And then, there were the rabbits. We were on our bus, going into town for dinner, and people in the front of the bus were getting excited about something they saw in a field that we were approaching. "What are they?" they were exclaiming. Rabbits! Hundreds of rabbits in a field. Big rabbits. We were informed they were hares. But, there, in this enormous field of
many acres, were the largest group of rabbits, er, hares any of us had ever seen. There must have been a hare for every three or four square yards, as far as the eye could see, and most of them, near the road, were sitting up, watching our bus go by.
We watched a film at the Pottery Musieum in Belleek, on how they make the world famous and award winning pots, where prices range up to $2,000.00. I'll take two.
We saw peat being harvested in the fields and were taken to a pile of peat, beside the road, where tourists could select a free sample to take home. Of course, I got a chunk, to take home! I have friends and relatives who have never seen, felt, tasted, nor smelled a piece of peat. When someone asked about getting it through customs, we were told "they are used to seeing it".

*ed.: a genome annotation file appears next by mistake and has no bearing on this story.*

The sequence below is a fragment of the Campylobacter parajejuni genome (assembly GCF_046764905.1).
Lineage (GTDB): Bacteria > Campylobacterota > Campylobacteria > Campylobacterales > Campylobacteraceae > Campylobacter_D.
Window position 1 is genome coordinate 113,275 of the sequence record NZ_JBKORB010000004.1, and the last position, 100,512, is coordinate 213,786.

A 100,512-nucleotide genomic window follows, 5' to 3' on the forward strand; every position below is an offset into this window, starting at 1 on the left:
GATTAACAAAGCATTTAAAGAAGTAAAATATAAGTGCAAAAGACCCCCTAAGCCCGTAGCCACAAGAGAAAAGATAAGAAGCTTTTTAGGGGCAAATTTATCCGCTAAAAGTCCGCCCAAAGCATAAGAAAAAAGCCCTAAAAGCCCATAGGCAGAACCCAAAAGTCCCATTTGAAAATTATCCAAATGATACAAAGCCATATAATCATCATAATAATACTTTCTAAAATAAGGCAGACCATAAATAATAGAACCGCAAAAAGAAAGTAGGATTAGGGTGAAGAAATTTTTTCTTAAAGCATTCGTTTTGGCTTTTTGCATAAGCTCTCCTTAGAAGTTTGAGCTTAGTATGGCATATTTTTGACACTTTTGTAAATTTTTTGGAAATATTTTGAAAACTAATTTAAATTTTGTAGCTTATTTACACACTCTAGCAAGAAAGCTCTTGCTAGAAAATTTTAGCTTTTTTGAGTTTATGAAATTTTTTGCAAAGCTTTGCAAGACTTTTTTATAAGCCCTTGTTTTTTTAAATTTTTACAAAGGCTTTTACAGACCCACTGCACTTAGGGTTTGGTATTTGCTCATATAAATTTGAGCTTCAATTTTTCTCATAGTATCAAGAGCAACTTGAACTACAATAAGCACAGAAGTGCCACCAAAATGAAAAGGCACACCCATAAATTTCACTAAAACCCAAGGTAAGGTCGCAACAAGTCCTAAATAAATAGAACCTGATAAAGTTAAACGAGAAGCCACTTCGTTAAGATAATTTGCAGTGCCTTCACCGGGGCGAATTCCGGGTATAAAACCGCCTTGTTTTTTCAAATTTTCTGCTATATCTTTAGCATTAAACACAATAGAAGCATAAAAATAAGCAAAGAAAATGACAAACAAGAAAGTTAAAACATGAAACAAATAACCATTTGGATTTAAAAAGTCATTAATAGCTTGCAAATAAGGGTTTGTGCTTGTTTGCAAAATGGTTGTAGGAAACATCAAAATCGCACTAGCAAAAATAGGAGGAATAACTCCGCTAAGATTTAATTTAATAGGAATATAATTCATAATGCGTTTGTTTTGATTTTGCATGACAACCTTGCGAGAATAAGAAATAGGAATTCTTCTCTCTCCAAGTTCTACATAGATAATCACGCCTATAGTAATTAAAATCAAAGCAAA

We discovered the reason every town we were in, every shop, every restaurant, every street was immaculately clean. Ireland has begun having "Tidy Town" contests. Would you believe?
We stopped in Donagal, where I found a lovely gold bangle to add to my foreign bangle collection.
In Enniskillen, Northern Ireland we stopped to have some lunch and tour the Enniskillen Castle and St. Michael's Cathedral.
Passing through Omagh, our guide pointed out the spot where a bomb had gone off days earlier, killing eleven. We took up a collection.
In Derry, formerly known as Londonery, during our walking tour of the old city, we stopped at a bank to deposit our bombing collection and leamed the death toll in Omagh had gone from eleven to twenty nine.
Back on the road and on to the Giant's Causeway. Usually, before I travel to a particular country, I have one or two, or sometimes three tourist attractions I want to see and, when selecting a tour, I look for
a tour that encludes those places. For my trip to Ireland, my "must see" tourist attraction was the Giant's Causeway. Over the years, I have seen only one mention of the place but that was enough for my curiosity.
Quoting from A Geological Excursion Guide to The Causeway Coast by Paul Lyle, "For over 300 years the spectacular rock formations of the Giant's Causeway area on the north Antrim coast have attracted visitors and scientists from all over the world. In the early 18th century the Causeway itself was the subject of a great deal of controversy concerning the origins of volcanic rocks. It is now known internationally for its contribution to the growth of geology as a science."